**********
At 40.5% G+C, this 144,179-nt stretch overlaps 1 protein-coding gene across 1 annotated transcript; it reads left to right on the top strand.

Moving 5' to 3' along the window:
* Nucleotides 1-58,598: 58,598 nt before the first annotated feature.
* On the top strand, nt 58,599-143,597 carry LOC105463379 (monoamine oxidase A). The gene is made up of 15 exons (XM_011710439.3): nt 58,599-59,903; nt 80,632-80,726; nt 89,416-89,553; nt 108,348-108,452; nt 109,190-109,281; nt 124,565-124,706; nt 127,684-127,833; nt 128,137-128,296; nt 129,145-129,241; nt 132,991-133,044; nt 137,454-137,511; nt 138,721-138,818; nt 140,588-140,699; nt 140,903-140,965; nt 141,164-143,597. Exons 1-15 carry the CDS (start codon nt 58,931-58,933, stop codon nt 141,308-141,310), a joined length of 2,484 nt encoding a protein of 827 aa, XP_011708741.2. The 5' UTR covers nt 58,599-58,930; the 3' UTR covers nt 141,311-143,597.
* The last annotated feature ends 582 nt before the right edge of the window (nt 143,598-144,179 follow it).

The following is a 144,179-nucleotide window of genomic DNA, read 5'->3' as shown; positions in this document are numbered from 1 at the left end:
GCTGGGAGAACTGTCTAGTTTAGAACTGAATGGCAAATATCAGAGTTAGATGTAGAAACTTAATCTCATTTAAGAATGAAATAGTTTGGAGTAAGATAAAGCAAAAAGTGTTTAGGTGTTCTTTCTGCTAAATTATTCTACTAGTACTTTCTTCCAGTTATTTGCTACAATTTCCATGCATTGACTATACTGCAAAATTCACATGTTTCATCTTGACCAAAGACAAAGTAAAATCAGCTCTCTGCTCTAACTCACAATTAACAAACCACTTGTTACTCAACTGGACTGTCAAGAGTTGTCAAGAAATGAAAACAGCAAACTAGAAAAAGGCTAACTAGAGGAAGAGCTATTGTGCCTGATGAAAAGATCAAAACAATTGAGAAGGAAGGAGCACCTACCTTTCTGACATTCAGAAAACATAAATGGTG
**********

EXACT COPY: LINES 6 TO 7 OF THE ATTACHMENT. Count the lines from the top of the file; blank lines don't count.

The following is a 144,179-nucleotide window of genomic DNA, read 5'->3' as shown; positions in this document are numbered from 1 at the left end:
GCTGGGAGAACTGTCTAGTTTAGAACTGAATGGCAAATATCAGAGTTAGATGTAGAAACTTAATCTCATTTAAGAATGAAATAGTTTGGAGTAAGATAAAGCAAAAAGTGTTTAGGTGTTCTTTCTGCTAAATTATTCTACTAGTACTTTCTTCCAGTTATTTGCTACAATTTCCATGCATTGACTATACTGCAAAATTCACATGTTTCATCTTGACCAAAGACAAAGTAAAATCAGCTCTCTGCTCTAACTCACAATTAACAAACCACTTGTTACTCAACTGGACTGTCAAGAGTTGTCAAGAAATGAAAACAGCAAACTAGAAAAAGGCTAACTAGAGGAAGAGCTATTGTGCCTGATGAAAAGATCAAAACAATTGAGAAGGAAGGAGCACCTACCTTTCTGACATTCAGAAAACATAAATGGTG